Cardinals' $26 Million Works Fine for Beltran

Beltran finished the 2011 season with the Giants

The St. Louis Cardinals have come to terms with free agent outfielder Carlos Beltran on a two-year contract.

A $26 million annual salary offer by the St. Louis Cardinals insulted Albert Pujols, but that amount over the next two years will be just fine with Carlos Beltran.

The free agent outfielder came to terms late Thursday with the Cardinals in a move made by the club to replace some of Pujols' lost offense in their 2012 lineup. Ironically, both players are represented by agent Dan Lozano.

Beltran was with the New York Mets from 2005-July 2011
The contract is for two years and $26 million, according to FOX Sports' Ken Rosenthal. Beltran received full no-trade protection as well, adds Rosenthal.

In the final year of a seven-year, $119 million contract originally signed with the New York Mets in 2005, Beltran was dealt to the San Francisco Giants in July. The Cardinals will not forfeit their first-round draft pick in signing Beltran since his previous contract precluded the Giants from offering arbitration to the Type A free agent.

The 34-year-old switch-hitter has been one of the game's top offensive forces, but has been limited by problem knees in recent years.

Beltran had a cortisone shot in his left knee during 2011 spring training. It was suggested he may have aggravated it while compensating for his right knee.

Beltran's most recent move under the knife was surgery on his right knee in January 2010 to remove 20-30 loose particles. He wore a brace after his mid-season return and stopped playing in centerfield. The surgery decision caused controversy as the Mets originally were upset that Beltran had the procedure without their approval.

In the 2007-08 offseason, Beltran had surgery on both knees.

Beltran was able to play in just 145 games total over the 2009 and 2010 seasons before logging 142 this past season between the Mets and Giants. The 2011 National League All-Star hit 22 home runs and drove in 84, with a line of .300/.385/.525/.910.

Over his 14-year MLB career which began with Kansas City in 1998, Beltran has been an all-star six times. He has three Gold Glove Awards, two Silver Sluggers and was the 1999 American League Rookie of the Year.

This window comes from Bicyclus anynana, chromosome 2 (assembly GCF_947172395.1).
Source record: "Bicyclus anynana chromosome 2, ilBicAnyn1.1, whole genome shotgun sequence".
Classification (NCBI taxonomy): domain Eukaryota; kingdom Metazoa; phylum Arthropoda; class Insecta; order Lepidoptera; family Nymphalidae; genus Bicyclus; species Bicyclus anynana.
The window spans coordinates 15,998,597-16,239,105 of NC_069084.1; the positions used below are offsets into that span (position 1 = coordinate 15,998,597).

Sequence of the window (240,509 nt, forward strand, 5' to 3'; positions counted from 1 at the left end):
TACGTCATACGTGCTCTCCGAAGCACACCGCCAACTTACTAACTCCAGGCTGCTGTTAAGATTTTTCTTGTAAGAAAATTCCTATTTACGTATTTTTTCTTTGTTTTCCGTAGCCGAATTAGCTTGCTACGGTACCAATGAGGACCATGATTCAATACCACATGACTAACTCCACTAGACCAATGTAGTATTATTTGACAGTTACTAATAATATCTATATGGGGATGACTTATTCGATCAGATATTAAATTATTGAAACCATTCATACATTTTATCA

Beltran is a career .283 hitter with 302 home runs and 1,146 RBI. His 302 home runs rank fourth among switch hitters from his first full season in the majors (1999) to present. Beltran has driven in over 100 RBI in a season seven times, most recently in 2008 with the Mets.

Beltran has appeared in the postseason twice, in 2004 with Houston and in 2006 with the Mets. In both of those years, Beltran and his team faced the Cardinals in the League Championship Series, with the Cardinals advancing to the World Series both times. In 2004, Beltran set numerous MLB postseason records including a record-tying eight home runs and a ML postseason record with a home run in five consecutive games (Game 5 of the NLDS through Game 4 of the NLCS).

The native of Puerto Rico resides in his home country in the off-season and played for Puerto Rico in the 2006 and 2009 World Baseball Classics.

With the 2012 Cardinals, Beltran will almost certainly begin the season in right field with Allen Craig perhaps out for at least a month recovering from knee surgery. It is unclear how much time Beltran can spend in centerfield because of his knees. Ideally, he would play there at least against left-handed pitching, with Jon Jay sitting.

With the move, the Cardinals will have 39 players on their 40-man roster. To see the 40-man, and the entire Cardinals minor league system by level and position, check out the Cardinals roster matrix at The Cardinal Nation Blog.





Brian Walton can be reached via email at brian@thecardinalnationblog.com. Also catch his Cardinals commentary daily at The Cardinal Nation blog. Look for his weekly minor league column during the season at FOXSportsMidwest.com. Follow Brian on Twitter.

© 2011 The Cardinal Nation, thecardinalnation.com and stlcardinals.scout.com. All rights reserved. This material may not be published, broadcast, rewritten or redistributed.

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